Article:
Publications of Results:
Other Publications:
Martin P., Meadows G., Piterman L., Sharman M., Reece J., & Milgrom J. Cognitive Behavioral Therapy Effective for Comorbid Chronic Headache, Depression. Retrieved December 23, 2014, from http://www.psychcongress.com/article/cognitive-behavioral-therapy-effective-comorbid-chronic-headache-depression-12514, 2013.
Nimnuan C., & Srikiatkhachorn A. Migraine: Psychiatric comorbidities. Retrieved January 25, 2015, from http://www.medmerits.com/index.php/article/migraine_psychiatric_comorbidities, 2011.
Muñoz, R. & Miranda, J. (1986, Revised 1993). Group Therapy Manual for Cognitive-behavioral Treatment of Depression. San Francisco General Hospital, Depression Clinic. Available from the author. University of California, San Francisco, Department of Psychiatry, San Francisco General Hospital, 1001 Potrero Avenue, Suite 7M, San Francisco, CA 94110.

Responsible Party: Ashley J. Britton, Doctoral Candidate, University of Georgia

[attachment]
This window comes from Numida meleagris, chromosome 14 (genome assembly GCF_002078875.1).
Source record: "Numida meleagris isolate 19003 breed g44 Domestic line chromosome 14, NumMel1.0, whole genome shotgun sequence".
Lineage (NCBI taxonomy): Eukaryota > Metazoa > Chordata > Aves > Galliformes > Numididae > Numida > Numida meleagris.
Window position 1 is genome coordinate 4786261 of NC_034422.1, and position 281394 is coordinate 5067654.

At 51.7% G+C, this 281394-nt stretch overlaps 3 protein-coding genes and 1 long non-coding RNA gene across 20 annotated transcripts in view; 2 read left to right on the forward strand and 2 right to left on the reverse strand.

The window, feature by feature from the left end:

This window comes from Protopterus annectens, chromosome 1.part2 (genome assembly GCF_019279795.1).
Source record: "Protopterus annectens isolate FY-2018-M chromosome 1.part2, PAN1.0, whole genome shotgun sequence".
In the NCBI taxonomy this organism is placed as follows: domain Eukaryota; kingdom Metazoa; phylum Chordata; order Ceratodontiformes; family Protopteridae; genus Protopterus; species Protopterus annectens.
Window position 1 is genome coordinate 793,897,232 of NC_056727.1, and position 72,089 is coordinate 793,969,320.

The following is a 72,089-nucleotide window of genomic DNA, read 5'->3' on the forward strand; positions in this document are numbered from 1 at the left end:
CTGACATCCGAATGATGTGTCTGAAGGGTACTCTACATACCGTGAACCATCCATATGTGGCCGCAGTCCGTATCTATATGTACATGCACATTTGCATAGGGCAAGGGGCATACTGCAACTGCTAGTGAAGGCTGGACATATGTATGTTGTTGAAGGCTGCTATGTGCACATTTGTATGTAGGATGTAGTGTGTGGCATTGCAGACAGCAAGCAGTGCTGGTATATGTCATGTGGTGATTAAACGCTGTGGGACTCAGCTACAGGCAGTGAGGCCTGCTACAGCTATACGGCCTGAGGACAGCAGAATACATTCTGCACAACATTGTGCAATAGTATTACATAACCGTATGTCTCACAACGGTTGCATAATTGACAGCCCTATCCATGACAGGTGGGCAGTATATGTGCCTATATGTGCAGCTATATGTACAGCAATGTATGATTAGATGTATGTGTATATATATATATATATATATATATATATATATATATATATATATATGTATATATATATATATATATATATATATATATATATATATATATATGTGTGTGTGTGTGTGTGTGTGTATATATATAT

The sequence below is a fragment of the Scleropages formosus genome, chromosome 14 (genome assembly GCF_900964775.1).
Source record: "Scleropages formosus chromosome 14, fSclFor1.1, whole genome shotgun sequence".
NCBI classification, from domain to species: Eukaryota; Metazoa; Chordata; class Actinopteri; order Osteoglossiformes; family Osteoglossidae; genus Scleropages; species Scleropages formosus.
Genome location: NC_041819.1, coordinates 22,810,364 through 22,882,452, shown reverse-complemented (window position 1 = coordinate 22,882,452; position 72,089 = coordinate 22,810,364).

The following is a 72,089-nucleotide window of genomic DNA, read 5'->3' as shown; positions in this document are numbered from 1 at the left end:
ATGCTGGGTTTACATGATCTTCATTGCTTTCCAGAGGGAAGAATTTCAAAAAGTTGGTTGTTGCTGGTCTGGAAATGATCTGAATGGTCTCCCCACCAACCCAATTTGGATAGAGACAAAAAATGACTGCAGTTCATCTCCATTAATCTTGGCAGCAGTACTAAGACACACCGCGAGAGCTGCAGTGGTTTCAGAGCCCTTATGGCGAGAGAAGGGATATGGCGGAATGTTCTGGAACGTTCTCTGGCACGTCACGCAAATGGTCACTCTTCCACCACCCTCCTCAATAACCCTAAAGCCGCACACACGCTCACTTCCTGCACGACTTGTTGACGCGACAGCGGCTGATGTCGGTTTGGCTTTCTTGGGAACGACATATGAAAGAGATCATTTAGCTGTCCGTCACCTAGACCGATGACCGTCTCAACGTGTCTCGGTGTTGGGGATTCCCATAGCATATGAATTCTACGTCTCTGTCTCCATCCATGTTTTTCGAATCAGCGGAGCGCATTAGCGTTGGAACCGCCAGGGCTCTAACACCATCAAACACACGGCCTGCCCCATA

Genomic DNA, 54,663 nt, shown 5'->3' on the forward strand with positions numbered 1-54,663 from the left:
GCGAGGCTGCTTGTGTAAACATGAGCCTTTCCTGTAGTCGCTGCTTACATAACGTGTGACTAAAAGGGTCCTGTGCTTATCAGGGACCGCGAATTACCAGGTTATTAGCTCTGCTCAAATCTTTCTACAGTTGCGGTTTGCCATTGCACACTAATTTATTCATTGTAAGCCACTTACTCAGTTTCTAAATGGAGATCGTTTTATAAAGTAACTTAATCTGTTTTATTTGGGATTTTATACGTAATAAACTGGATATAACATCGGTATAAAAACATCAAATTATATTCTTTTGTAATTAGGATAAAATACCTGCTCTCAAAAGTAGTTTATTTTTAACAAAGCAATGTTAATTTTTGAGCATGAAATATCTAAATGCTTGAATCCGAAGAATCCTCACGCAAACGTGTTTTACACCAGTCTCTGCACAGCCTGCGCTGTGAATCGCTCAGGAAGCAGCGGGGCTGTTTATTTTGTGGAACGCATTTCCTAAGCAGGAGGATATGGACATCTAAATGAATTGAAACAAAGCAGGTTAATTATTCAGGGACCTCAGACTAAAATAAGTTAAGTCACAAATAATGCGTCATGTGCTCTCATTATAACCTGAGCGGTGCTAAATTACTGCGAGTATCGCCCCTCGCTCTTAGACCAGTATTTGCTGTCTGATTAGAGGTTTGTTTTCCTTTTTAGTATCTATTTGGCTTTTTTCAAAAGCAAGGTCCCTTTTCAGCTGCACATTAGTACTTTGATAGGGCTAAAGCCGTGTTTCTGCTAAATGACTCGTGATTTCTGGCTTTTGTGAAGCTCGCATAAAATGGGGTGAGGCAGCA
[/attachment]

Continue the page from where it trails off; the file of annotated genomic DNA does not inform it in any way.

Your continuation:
ClinicalTrials.gov Identifier: NCT02870725     History of Changes
Other Study ID Numbers: 002322
First Posted: August 17, 2016    Key Record Dates
Last Update Posted: July 6, 2017
Last Verified: July 2017
Individual Participant Data (IPD) Sharing Statement:
Plan to Share IPD: No
Plan Description: Individual participant data will not be available. Only the dummy coded data set will be shared between UGA and HFHS for statistical analysis. Results will be discussed from an aggregate data perspective.

Keywords provided by Ashley J. Britton, University of Georgia:
chronic headaches, migraines, depression

Additional relevant MeSH terms:
Depressive Disorder
Migraine Disorders
Headache
Headache Disorders
Mood Disorders
Mental Disorders
Headache Disorders, Primary
Brain Diseases
Central Nervous System Diseases
Nervous System Diseases
Depression
Behavioral Symptoms
Pain
Neurologic Manifestations
Signs and Symptoms